For many Americans, working in Buenos Aires as an expatriate is a career option more viable than seeking employment in the United States. Nearly 8.8 percent of recent college graduates in the United States are currently unemployed and of those who are employed, 36.7 percent have jobs that don’t require a degree. With the unfavorable actuality of “real life” staring college students directly in the face, there is an alternative to unemployment, leading graduates to seek work in foreign countries, often outside their area of study.
Alex Freeman, 25, graduated from Santa Clara University with a Bachelor of Arts in philosophy. Nearing the end of his time in school, he decided to take a chance and study abroad in a Spanish-speaking country due to his interest in learning the language and becoming bilingual. He spent a semester in Buenos Aires studying, traveling, and taking a beginners tango class where he fortuitously met the woman he now calls his vida, or the love of his life, wife, and mother to his one-year-old son León.
Eventually, Freeman’s program ended and he had to return to the United States, but not for long and not alone. He and his wife Paola stayed together in Portland, Oregon for the three months their marriage visa allowed. Due to the complicated naturalization process in the United States, the considerable amount of paperwork, and endless waiting that it entails, he was forced to reconsider their next steps together as a family.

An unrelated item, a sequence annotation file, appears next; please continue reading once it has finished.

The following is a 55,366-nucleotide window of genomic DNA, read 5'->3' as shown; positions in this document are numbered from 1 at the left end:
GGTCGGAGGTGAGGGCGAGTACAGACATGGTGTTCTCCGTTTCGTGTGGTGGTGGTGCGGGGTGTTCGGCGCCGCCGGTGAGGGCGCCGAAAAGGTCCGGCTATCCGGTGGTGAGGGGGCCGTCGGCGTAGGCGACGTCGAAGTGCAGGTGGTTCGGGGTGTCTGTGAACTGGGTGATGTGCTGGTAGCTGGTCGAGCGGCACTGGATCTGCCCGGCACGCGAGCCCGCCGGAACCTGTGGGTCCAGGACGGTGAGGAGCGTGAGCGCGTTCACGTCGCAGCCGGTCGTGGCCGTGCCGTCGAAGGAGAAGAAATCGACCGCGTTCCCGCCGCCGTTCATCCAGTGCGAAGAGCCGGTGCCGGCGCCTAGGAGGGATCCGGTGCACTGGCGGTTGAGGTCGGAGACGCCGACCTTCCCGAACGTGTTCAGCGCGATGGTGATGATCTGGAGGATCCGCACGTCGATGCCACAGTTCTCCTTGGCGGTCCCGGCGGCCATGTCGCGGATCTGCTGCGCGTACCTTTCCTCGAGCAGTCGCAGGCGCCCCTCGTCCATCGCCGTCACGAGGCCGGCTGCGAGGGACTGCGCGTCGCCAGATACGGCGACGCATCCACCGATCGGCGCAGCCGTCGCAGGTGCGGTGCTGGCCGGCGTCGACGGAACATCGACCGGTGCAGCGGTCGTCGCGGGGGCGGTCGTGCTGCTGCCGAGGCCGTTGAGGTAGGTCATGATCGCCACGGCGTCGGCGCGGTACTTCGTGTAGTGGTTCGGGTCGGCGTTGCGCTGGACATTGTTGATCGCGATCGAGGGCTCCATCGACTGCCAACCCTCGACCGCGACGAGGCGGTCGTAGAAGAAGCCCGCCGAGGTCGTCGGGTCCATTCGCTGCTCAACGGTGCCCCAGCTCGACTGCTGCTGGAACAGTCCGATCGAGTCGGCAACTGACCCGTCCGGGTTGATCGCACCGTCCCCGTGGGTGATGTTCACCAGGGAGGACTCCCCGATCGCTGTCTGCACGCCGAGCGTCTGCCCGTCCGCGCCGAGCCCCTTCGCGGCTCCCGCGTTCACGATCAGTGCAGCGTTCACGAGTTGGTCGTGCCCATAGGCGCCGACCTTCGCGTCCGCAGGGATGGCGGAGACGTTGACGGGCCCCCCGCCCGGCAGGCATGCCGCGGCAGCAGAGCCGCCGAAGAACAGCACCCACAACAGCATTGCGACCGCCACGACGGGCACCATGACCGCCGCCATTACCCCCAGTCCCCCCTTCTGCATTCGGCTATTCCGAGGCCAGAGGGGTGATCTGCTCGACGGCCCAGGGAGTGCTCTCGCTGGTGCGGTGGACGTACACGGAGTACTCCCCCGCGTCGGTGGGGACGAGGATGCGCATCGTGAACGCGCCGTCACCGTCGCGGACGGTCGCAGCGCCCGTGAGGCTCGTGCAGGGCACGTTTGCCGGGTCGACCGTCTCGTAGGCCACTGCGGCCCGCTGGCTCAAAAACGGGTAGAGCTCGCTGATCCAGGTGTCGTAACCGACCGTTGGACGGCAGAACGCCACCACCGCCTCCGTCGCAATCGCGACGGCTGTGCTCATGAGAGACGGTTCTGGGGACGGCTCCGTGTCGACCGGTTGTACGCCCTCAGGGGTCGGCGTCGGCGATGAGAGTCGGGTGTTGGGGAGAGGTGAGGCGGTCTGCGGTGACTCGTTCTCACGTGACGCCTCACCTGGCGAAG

After assessing the benefits and drawbacks of living in his hometown, Portland, or Paola’s Buenos Aires, they concluded the best option for their family was to move back to Argentina. Freeman says that particularly, he was drawn to Argentina because it offers its citizens a system of universal health care and free access to public education, something that was important to him and his family.
“It was a great opportunity for me to continue learning about Spanish, to get a new perspective on philosophy from a different culture, and hopefully to work in what I studied,” says Freeman. “My degree is in philosophy. There aren’t exactly a lot of people knocking at your door to offer you a bunch of positions in the States. But, there is a lot of opportunity for work for me in Buenos Aires as an English teacher.”
Currently, Freeman is in his second year of living and working in Buenos Aires, where he is able to put his education into practice and teach English through three different avenues. The first is through a consulting agency, where he takes offers teaching to small groups of employees at a multinational who communicates with others in English-speaking countries. Freeman says it has provided him with steady work, as well as good experience teaching classes.